Recently President Obama has expressed his dissatisfaction with how the criminal justice system deals with people convicted of drug crimes, saying that the typical course of sending someone to prison does nothing to break the suspect’s dependence on drugs. Rather, he and others in the federal government would like to see Minnesotans who are picked up on drug possession charges to enter treatment and alternative sentencing programs.
The new Arrestee Drug Abuse Monitoring Annual Report says that 50 percent of men in Minneapolis who are arrested on any type of criminal charge will test positive for marijuana. Approximately 20 percent will test positive for some other kind of drug. The director of national drug control policy has said that the traditional criminal justice system does nothing to prevent these men from reoffending, but drug courts may help.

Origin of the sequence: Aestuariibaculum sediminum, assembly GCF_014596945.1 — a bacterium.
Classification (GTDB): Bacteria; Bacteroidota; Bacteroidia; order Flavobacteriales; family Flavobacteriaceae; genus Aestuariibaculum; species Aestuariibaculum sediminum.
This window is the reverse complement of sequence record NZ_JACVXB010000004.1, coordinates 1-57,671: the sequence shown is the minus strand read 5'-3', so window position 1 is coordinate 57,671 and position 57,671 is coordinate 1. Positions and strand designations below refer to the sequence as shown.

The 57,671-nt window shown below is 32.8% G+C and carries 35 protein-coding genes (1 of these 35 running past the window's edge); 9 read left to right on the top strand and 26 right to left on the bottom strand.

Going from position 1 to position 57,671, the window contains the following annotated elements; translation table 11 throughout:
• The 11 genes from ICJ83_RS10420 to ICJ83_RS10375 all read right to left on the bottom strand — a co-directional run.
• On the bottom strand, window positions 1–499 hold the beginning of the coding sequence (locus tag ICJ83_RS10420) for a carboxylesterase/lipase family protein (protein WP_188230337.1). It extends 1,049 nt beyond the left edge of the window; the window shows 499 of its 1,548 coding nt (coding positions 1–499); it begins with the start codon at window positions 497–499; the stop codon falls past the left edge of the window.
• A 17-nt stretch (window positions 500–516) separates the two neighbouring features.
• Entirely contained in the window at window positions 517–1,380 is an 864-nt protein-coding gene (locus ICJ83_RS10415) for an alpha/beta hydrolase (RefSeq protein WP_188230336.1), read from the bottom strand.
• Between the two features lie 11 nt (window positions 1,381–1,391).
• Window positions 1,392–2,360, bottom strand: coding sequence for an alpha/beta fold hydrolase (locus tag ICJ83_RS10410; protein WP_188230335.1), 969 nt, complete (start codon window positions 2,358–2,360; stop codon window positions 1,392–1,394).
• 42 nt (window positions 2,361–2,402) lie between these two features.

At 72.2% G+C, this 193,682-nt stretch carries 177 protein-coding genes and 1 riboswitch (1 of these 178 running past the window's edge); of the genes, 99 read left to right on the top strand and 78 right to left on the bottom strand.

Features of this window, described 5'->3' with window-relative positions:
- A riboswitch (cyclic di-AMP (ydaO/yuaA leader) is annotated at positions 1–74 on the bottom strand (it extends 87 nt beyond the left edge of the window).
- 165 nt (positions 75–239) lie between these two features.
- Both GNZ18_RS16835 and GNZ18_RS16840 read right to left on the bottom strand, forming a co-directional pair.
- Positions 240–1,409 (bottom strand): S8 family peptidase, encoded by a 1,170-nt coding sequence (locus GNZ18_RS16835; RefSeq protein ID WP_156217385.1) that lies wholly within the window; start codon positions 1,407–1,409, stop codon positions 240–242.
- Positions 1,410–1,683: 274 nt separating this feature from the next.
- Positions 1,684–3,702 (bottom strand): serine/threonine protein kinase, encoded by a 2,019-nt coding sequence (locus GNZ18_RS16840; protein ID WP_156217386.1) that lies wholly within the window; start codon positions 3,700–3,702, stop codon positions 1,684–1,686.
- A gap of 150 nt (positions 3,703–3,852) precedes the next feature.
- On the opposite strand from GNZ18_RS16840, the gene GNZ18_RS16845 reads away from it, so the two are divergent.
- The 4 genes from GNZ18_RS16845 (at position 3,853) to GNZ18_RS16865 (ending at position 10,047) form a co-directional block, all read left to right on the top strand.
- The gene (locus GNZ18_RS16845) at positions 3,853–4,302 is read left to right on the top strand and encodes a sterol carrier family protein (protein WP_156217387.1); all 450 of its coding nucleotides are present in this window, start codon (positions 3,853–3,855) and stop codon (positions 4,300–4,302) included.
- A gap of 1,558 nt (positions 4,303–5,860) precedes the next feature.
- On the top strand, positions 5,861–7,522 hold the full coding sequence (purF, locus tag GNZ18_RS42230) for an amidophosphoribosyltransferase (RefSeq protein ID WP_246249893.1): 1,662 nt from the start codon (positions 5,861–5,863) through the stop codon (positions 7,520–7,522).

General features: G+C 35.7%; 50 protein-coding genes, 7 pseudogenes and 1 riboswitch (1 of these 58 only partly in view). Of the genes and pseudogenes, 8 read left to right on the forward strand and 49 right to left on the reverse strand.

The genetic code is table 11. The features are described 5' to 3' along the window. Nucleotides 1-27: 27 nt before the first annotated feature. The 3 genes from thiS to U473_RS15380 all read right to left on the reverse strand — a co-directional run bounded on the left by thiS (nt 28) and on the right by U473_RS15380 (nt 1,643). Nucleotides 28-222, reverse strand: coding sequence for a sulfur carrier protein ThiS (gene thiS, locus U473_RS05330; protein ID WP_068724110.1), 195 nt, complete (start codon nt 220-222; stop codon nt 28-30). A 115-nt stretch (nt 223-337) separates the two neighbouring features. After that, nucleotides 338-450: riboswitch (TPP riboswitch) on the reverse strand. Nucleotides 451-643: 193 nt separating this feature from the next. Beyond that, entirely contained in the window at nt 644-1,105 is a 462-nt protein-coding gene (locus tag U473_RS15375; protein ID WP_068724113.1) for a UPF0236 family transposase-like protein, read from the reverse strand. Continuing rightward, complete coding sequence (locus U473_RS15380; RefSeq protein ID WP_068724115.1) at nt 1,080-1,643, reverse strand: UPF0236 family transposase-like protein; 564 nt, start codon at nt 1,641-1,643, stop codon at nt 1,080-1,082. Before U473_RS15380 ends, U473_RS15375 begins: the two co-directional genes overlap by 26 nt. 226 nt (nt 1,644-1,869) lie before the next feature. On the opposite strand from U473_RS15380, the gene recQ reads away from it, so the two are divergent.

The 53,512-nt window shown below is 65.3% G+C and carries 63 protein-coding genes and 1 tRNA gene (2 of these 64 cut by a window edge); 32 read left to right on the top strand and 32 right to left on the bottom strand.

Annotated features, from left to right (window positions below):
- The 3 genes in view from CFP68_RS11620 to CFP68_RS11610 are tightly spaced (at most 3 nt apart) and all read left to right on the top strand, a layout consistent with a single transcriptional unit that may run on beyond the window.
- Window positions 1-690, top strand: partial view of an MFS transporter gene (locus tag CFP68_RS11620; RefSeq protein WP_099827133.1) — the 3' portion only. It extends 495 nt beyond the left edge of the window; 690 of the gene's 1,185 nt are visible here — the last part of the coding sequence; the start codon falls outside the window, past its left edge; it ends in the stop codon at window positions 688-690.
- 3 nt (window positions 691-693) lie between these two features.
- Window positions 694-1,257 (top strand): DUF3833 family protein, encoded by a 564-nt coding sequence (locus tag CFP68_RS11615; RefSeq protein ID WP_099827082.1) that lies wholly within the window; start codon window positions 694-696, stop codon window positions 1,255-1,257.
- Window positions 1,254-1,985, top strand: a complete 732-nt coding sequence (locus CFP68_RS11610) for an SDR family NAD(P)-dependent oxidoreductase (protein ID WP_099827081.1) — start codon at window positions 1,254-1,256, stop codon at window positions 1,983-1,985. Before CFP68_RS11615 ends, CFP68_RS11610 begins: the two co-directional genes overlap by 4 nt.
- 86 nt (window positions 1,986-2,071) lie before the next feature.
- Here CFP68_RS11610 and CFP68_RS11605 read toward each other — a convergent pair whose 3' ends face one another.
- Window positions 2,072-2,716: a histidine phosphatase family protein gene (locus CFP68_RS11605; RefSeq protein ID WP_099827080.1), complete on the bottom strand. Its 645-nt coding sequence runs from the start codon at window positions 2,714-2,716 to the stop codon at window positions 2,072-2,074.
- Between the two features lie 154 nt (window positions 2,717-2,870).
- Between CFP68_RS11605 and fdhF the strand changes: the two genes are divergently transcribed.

There are currently 2,600 drug courts across the country and there has been wide support to implement the use of these alternative sentencing programs for nonviolent drug offenders. The program puts a suspect in a treatment program and when he or she finishes, there is a 70 percent likelihood that he or she will not reoffend.
The chief researcher at the National Institute on Drug Abuse has said that the reason so many people who are picked up on drug charges will reoffend is because locking someone up does nothing to break an addiction. Drug use will change how a person’s brain works and it becomes increasingly difficult, if not impossible, for someone to resist using drugs in the future. An alternative sentencing program, however, would teach that person how to cope with drug addiction.
Source: MSNBC, “Report: Marijuana use grows, cocaine falls among men arrested in 10 US cities,” Jim Gold, May 17, 2012